The Georgia High School Association Board of Trustees has announced it will meet at 1 p.m. Monday in Thomaston. According to the GHSA website, "The meeting will be for the purpose of discussion …
The Georgia High School Association Board of Trustees has announced it will meet at 1 p.m. Monday in Thomaston. According to the GHSA website, "The meeting will be for the purpose of discussion concerning the opening of fall sports."
Truthfully, there is only one logical course of action the governing body should take on this front — push back the start of fall sports. It's not necessary to outright cancel the seasons — yet — for activities such as cheerleading, cross country, football, softball and volleyball, but there's also no reason to rigidly stick to their current schedules.
Those worried that Monday's meeting will end with fall sports in the state being delayed or canceled completely need not fret. Per board member Steven Craft's Twitter page, "Please understand that Monday’s meeting will be a discussion on how best to move forward with athletics. There will not be any votes to cancel or approve modified schedules. We understand that everyone is nervous about the fall. The BOT and the state office wants to play!"
That would seem to be a signal that all is well in the world of Georgia high school sports. Then again, it's worth pointing out that Craft is the athletic director for the Fulton County School System. Just days ago, that system announced it would begin the school year 100% remotely on Aug. 17.
For those who haven't kept tabs on such things, Fulton County isn't the only school system to make such a move. Based on a report by the Associated Press, Atlanta Public Schools and county systems in Clayton, Cobb and DeKalb have made similar decisions. Cartersville City Schools recently opted to push back the start of its school year to Aug. 18.
In the spring, the GHSA held the stated opinion that it would enter a complete shutdown as long as school campuses remained closed. In a March 17 update posted to its website, the GHSA said it is "an extension of our member schools in providing education-based sports and activities. As such, and in response to Governor [Brian] Kemp's mandatory closure of Georgia's public schools, the mandatory closure will extend to all GHSA sports and activities including practice."
And yet, even with the number of COVID-19 cases in the state higher now than in the spring, the GHSA seems to be moving forward with its fall sports as scheduled. Even the school systems mentioned above that have decided to continue digital learning haven't ruled out holding sports in the fall.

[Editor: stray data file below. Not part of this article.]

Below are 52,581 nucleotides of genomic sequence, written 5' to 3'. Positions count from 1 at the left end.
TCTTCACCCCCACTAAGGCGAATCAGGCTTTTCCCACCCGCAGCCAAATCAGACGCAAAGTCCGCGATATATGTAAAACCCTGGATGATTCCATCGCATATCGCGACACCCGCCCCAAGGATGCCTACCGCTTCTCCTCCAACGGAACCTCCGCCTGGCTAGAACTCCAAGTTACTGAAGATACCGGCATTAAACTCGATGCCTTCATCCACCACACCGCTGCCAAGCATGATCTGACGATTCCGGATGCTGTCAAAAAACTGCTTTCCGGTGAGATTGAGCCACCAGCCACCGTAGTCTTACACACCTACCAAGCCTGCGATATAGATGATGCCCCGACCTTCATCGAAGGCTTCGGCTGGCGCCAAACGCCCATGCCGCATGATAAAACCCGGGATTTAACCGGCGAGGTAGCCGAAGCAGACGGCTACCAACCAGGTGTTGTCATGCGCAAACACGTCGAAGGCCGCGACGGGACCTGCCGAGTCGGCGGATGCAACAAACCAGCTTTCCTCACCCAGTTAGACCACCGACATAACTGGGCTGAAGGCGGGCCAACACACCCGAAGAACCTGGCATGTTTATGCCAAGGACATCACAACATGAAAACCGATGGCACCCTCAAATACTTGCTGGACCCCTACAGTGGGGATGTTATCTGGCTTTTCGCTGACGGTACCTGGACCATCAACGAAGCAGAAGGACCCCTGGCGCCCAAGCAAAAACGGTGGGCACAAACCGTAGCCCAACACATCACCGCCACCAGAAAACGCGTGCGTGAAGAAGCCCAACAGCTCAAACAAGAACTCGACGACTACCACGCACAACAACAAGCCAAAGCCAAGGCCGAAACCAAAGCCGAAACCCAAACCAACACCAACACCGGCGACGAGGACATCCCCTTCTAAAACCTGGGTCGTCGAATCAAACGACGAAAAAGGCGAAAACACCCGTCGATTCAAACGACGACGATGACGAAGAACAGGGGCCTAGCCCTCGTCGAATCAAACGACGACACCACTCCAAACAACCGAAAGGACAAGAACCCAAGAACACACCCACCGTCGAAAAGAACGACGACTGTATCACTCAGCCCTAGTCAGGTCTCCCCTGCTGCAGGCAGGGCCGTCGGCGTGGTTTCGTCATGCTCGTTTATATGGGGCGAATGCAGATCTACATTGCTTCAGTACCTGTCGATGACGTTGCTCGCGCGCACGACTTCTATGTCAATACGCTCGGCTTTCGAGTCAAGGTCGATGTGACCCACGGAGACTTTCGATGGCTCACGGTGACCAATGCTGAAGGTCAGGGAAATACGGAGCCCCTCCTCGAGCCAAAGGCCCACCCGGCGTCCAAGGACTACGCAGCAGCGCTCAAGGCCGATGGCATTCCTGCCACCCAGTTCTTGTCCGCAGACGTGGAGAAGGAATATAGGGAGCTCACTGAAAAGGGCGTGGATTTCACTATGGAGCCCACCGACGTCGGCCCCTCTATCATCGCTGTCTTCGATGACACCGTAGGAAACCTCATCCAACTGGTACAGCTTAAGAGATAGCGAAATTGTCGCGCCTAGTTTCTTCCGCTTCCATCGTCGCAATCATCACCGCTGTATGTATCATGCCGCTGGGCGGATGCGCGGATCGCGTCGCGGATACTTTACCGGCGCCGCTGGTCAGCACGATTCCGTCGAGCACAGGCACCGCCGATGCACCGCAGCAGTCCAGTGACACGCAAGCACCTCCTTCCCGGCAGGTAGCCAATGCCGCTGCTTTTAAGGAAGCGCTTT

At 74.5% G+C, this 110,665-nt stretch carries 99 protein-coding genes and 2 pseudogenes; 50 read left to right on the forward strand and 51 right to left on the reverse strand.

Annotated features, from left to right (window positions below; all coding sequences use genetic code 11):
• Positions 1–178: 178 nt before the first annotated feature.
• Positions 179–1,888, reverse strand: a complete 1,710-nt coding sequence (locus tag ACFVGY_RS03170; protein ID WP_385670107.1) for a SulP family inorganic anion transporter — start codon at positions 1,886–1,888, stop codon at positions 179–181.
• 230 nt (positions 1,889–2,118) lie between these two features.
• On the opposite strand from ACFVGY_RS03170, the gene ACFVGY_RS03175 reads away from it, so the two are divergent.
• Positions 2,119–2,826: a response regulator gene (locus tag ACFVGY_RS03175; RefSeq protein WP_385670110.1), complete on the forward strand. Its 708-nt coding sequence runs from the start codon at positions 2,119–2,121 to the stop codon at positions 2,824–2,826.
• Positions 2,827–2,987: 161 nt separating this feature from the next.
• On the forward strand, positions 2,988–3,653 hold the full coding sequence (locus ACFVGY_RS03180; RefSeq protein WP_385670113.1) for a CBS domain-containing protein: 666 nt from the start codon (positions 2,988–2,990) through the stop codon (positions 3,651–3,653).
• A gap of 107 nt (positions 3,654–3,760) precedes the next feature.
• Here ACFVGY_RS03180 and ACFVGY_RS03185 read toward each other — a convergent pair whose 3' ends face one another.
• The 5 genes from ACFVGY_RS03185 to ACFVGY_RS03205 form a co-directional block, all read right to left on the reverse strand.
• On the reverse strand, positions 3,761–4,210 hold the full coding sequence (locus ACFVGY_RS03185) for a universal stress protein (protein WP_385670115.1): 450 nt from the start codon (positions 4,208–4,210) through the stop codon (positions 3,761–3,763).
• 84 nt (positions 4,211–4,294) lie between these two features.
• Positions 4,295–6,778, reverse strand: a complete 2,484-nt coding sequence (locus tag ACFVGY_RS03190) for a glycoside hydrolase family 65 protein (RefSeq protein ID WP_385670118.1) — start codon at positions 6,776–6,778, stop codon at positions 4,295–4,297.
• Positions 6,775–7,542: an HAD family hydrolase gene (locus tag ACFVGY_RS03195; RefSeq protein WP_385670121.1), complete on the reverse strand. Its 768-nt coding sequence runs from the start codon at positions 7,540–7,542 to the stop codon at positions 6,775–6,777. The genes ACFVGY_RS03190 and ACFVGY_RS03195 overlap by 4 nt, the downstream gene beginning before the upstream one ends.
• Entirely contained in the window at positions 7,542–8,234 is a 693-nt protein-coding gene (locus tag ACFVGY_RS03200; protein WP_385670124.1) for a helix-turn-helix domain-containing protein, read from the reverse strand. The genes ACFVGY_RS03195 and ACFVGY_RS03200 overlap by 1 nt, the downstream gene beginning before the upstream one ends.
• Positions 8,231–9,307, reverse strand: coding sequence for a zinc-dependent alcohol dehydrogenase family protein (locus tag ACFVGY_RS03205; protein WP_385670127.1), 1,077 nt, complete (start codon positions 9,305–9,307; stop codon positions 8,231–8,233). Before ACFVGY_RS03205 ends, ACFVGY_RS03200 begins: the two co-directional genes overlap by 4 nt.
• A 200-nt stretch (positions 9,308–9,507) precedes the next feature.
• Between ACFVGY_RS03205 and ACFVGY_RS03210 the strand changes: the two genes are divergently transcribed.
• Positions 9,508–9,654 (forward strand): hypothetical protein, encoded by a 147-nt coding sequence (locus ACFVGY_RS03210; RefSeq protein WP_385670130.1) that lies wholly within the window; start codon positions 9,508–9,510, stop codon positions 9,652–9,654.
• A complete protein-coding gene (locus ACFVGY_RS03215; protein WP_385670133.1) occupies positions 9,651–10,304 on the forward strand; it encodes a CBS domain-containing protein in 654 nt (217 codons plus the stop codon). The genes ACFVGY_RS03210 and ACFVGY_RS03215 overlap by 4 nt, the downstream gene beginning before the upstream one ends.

It might seem unfair to suggest that this is all a direct result of the cash cow that is football being conducted in the fall, but it also doesn't seem like a coincidence. All other fall sports, for better or for worse, are seemingly tied to the decision to move forward with football.
For the record, here are the current beginning dates for the different fall sports. (Note that in its latest update to workout protocols, the GHSA wouldn't commit one way or another to sticking to those dates. Although, Craft's comments would seem to suggest the plan is to leave those in place.) Football's acclimation period is slated to begin July 27 with the first official games able to be conducted Aug. 21. Practices for cheerleading, cross country, softball and volleyball can start Aug. 1 with initial competition dates ranging from Aug. 6-10.
Pushing back the beginning of the regular season for these sports would hardly seem to put any team at a disadvantage, especially considering the shortened summer window programs across the state have faced.
In most years, football players are able to wear helmets virtually the entire summer. Due to the GHSA's measured reopening plans, those athletes will be able to wear helmets for the first time at workouts Monday — the same day the board of trustees is apparently meeting to pretend this has been an adequate offseason to prepare players for the rigors of playing games in mid-August.
At this point, a vast majority of coaches and players seem ready to move ahead as planned. That's fine, but those whose jobs require protecting school staff and children above all else need to have the gumption to make the hard decisions.
That doesn't mean high school sports need to be canceled in Georgia. But between the coronavirus, delayed starts or online learning in schools, and less time for teams to prepare for their seasons, it does seem obvious that postponing the start of fall sports is the only prudent move.